Everyone likes to work with superstars, but the industry depends on a wide range of artists, venues and events to make for a robust touring economy, and that mix seems to be healthy right now. “I thought  was a really solid year, on a host of levels. Across every discipline, we continue to grow,” Creative Artists Agency (CAA) managing partner/head of music Rob Light says. “The live experience has never been more important. People want to congregate, to experience memorable lifestyle events. What I most appreciate about … what’s happening right now, is people aren’t locked into saying, ‘This is what I like and only what I like.’ There’s a real mix of people enjoying everything, and that’s great for the overall health of what we do.” WME’s Geiger adds, “You’re seeing a lot of touring growth from artists that are succeeding in ways that are hard to measure.” We understand.
As a public company (the only one in the concert industry), Live Nation may not regularly submit its numbers to Boxscore but, on the other hand, the company can’t distort them, either. If Live Nation says it had a good year, that has to be so, because, as Campana puts it, “All of our numbers are public.” Campana, with co-president Bob Roux, led a shift two years ago in the company’s business philosophy to decentralize to a degree, and rely more on input from local and regional market divisions on matters ranging from marketing to pricing.
He says that approach is coming to bear. “We stayed true to those very basic fundamentals: “Let’s watch over the number of shows we’re putting into the various markets, and let’s make sure that we price them right,'” Campana says. “We had a good partnership in 2012 with the artist community on those two fronts. It’s the fundamentals that are allowing us to enjoy a strong year.” Along with a season that mixed the perennials with a strong midsection and wealth of newer acts, Live Nation also promoted all or the majority of dates on global mega-tours by Madonna, Lady Gaga, Roger Waters and Bruce Springsteen & the E Street Band. Just as retail relies on the holiday season, the concert business needs a strong summer, and that’s particularly true for Live Nation in North America, where it’s by far the largest owner/operator of amphitheaters.
As of Sept. 30, show attendance for Live Nation-owned-and-operated sheds was up 15% over 2011, according to the company, and the number of shows was up 15% for the same period. “When you’re doing a few more shows, and the shows you’re doing are selling well [and] attendance is up, that’s when you know you’re winning,” Campana says.
For its part, AEG reported grosses totaling $576.4 million (down from $797 million in 2011, a year driven by a Bon Jovi blockbuster tour). AEG reported attendance of 8 million (11 million in 2011) to its 2,121 shows (2,134 in 2011), and any decrease is based more on the cyclical nature of who’s touring, Phillips says.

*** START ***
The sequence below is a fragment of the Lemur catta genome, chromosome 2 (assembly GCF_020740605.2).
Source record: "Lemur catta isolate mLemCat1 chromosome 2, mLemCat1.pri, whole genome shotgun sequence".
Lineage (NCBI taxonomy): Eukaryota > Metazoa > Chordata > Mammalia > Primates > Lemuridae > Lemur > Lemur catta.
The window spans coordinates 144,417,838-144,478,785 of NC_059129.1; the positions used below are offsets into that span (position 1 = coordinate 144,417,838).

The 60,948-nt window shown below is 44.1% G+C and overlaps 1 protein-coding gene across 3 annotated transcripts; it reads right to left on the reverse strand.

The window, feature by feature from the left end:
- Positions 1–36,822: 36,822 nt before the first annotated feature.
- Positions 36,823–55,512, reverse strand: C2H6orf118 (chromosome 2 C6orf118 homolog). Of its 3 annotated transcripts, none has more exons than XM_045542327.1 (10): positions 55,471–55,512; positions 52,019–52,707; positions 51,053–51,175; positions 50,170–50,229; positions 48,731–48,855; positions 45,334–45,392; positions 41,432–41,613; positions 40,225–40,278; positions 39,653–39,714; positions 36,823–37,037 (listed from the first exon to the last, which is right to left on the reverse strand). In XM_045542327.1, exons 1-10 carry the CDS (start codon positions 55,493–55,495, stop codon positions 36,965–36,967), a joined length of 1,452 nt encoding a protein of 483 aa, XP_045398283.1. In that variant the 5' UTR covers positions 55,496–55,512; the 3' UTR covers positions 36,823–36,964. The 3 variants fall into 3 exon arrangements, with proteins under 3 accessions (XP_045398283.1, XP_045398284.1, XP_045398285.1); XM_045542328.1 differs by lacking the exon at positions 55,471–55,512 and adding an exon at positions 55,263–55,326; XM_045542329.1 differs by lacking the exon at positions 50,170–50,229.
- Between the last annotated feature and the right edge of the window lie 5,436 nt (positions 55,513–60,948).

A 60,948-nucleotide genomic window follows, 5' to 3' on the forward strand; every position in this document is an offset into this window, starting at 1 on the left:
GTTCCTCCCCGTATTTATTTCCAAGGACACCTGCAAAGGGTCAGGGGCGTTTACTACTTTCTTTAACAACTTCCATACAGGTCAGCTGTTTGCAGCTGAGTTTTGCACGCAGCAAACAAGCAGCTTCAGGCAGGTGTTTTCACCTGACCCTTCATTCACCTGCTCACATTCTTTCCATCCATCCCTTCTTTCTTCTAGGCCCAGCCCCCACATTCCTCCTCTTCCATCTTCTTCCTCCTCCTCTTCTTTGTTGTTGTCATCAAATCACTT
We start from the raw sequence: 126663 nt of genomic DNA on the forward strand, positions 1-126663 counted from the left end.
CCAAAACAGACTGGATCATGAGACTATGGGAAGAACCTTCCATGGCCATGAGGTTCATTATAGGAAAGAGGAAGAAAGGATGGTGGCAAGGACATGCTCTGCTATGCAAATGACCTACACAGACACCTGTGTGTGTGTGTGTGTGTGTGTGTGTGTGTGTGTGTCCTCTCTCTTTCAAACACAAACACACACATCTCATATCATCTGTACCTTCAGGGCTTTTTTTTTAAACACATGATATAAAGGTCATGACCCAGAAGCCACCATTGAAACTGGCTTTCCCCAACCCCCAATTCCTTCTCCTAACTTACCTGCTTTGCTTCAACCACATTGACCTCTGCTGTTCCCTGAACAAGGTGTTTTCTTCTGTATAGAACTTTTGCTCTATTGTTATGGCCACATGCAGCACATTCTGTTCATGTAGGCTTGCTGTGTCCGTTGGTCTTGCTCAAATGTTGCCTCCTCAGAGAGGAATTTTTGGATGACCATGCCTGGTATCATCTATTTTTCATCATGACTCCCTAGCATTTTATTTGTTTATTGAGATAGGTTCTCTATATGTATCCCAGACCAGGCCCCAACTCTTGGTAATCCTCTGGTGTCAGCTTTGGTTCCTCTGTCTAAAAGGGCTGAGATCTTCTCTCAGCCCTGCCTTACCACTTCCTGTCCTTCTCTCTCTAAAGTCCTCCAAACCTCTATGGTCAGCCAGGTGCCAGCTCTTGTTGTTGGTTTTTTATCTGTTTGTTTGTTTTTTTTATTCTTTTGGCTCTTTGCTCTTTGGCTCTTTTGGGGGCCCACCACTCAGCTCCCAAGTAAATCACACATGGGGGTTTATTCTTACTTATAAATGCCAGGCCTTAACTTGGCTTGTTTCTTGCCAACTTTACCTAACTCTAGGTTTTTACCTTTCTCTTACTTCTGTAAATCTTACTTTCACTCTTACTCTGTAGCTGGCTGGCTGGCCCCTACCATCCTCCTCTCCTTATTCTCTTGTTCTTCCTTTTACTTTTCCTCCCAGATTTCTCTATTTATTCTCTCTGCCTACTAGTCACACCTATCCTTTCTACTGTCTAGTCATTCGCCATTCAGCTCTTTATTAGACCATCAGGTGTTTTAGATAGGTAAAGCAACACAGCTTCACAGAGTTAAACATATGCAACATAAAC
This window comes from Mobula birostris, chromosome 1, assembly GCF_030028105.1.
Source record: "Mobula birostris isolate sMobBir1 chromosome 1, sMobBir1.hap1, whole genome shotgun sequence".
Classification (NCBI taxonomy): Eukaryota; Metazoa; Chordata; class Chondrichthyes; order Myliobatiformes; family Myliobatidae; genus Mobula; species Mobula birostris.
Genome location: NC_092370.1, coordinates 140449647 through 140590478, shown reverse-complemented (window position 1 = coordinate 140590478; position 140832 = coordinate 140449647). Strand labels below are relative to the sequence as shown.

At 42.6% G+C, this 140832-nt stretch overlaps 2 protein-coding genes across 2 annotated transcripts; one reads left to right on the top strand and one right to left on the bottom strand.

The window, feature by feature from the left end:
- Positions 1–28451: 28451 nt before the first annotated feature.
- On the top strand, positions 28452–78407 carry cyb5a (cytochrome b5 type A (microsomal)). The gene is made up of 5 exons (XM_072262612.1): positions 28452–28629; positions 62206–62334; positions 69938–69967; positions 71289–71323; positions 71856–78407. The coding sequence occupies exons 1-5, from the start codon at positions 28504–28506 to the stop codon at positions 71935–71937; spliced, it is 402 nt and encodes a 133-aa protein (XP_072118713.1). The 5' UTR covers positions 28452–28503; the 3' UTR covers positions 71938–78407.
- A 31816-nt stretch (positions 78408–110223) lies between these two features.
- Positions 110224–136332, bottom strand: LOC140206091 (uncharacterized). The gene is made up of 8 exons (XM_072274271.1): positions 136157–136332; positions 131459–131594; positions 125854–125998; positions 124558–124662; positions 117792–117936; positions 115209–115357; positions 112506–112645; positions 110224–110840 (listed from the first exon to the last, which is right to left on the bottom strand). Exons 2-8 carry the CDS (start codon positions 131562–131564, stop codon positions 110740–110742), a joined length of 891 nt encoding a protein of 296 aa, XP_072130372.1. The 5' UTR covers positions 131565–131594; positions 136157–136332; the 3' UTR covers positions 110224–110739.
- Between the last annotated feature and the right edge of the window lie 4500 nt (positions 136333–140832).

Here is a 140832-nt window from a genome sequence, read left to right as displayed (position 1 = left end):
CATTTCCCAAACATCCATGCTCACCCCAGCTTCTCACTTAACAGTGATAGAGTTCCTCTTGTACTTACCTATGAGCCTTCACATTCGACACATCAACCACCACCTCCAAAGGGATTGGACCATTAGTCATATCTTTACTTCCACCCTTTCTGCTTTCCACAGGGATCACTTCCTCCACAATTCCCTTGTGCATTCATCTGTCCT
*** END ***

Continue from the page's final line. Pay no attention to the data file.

“One of the advantages we have in being private,” Phillips says, “is in a year that you could almost call an off-cycle year, where there weren’t that many triple A tours, we don’t have to just buy tours for the sake of buying tours and market share. We stood down on a bunch of things.” What AEG didn’t stand down on were tours by Kenny Chesney and Tim McGraw (with TMG Live), Enrique Iglesias/ Jennifer Lopez, Carrie Underwood and Justin Bieber. And AEG also did well on the festival front as a partner in the New Orleans Jazz & Heritage Festival and parent of Goldenvoice, producer of the Coachella and Stagecoach festivals.
“The festival, as a form of entertainment and a place for consumers to spend their disposable entertainment dollars, has become a preferred way to experience music,” Phillips says. “The festival concept has really exploded, even more so than touring. A festival like Coachella, Bonnaroo, Glastonbury or Electric Daisy Carnival in the EDM space, these are probably the ultimate social-media communities.” Walker of C3 Presents, producer of the Lollapalooza and Austin City Limits (ACL) festivals and now the largest indie promoter in the United States, says that both its promoter business and festivals experienced growth in 2012.
C3 reported nearly $80 million in grosses to Boxscore for 2012, up from $71 million in 2011. That sort of growth will continue as C3 expands its festival footprint in markets like Australia and South America.
“The world gets smaller every day, and there is a lot of opportunity outside of the United States,” Walker says. “We want to be in the best locations we can be, not only in terms of the city, but also where the show is actually going to be. For people, including us, trying to put festivals in just any location, there’s risk associated with that.” In the States, other promoters also showed Boxscore growth, including Nederlander Concerts, Another Planet Entertainment, Jam Productions and Frank Productions.
PRICE IT RIGHT
Following 2009, there was clearly a renewed focus from all industry stakeholders on pricing, specifically on providing value. For Live Nation, the impact of offering a $4 beer, along with other value propositions, was significant.
“We know that value in this economy is really important,” Campana says. “We took a big haircut when we reduced service charges over the last two years, all in an effort to say to fans, ‘We get it.’ You can’t keep drilling the fans with high ticket prices, [or] no options in terms of beer and food prices.” A massive discounting program in 2009 from Live Nation, primarily aimed at boosting soft-selling shows, might have provided some short-term relief, but in retrospect created a PR problem, particularly among the hardcore fans who bought tickets early and at full price.
“You would think on the surface that fans would like having cheap tickets and discounts, but the reality is the real fans are the ones that are buying tickets early, and they don’t want to find out three months later that they could have gotten the ticket cheaper,” Campana says. “[In the past two years] we not only delivered value, but we stayed to the approach of, ‘We’re going to give you good prices upfront, and don’t be looking for 50% off or “$10 Tuesday.”‘ Fans are starting to believe and trust our pricing systems again.” Ticket prices are directly related to artist guarantees, and the general consensus among talent buyers and sellers is that pricing should be conservative, at least beyond the superstar acts.